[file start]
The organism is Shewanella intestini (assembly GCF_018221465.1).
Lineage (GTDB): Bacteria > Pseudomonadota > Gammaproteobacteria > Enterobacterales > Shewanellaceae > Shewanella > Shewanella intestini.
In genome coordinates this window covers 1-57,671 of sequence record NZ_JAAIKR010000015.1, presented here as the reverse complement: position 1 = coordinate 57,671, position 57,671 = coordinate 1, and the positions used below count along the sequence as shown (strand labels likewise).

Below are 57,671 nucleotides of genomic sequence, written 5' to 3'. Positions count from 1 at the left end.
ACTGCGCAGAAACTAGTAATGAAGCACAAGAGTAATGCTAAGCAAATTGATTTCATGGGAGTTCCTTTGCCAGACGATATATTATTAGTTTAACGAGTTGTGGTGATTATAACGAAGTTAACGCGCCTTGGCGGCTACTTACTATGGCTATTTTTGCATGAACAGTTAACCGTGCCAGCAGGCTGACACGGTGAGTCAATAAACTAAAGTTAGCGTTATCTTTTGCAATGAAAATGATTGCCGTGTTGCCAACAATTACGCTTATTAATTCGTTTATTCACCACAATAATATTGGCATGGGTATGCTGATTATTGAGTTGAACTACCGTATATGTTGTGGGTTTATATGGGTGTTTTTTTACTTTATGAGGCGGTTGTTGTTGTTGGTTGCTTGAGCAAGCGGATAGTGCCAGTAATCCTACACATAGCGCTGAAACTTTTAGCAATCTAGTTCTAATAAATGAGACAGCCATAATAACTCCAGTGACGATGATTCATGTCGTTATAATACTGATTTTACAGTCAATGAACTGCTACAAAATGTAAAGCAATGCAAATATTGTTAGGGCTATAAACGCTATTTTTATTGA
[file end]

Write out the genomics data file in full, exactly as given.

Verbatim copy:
The organism is Shewanella intestini (assembly GCF_018221465.1).
Lineage (GTDB): Bacteria > Pseudomonadota > Gammaproteobacteria > Enterobacterales > Shewanellaceae > Shewanella > Shewanella intestini.
In genome coordinates this window covers 1-57,671 of sequence record NZ_JAAIKR010000015.1, presented here as the reverse complement: position 1 = coordinate 57,671, position 57,671 = coordinate 1, and the positions used below count along the sequence as shown (strand labels likewise).

Below are 57,671 nucleotides of genomic sequence, written 5' to 3'. Positions count from 1 at the left end.
ACTGCGCAGAAACTAGTAATGAAGCACAAGAGTAATGCTAAGCAAATTGATTTCATGGGAGTTCCTTTGCCAGACGATATATTATTAGTTTAACGAGTTGTGGTGATTATAACGAAGTTAACGCGCCTTGGCGGCTACTTACTATGGCTATTTTTGCATGAACAGTTAACCGTGCCAGCAGGCTGACACGGTGAGTCAATAAACTAAAGTTAGCGTTATCTTTTGCAATGAAAATGATTGCCGTGTTGCCAACAATTACGCTTATTAATTCGTTTATTCACCACAATAATATTGGCATGGGTATGCTGATTATTGAGTTGAACTACCGTATATGTTGTGGGTTTATATGGGTGTTTTTTTACTTTATGAGGCGGTTGTTGTTGTTGGTTGCTTGAGCAAGCGGATAGTGCCAGTAATCCTACACATAGCGCTGAAACTTTTAGCAATCTAGTTCTAATAAATGAGACAGCCATAATAACTCCAGTGACGATGATTCATGTCGTTATAATACTGATTTTACAGTCAATGAACTGCTACAAAATGTAAAGCAATGCAAATATTGTTAGGGCTATAAACGCTATTTTTATTGA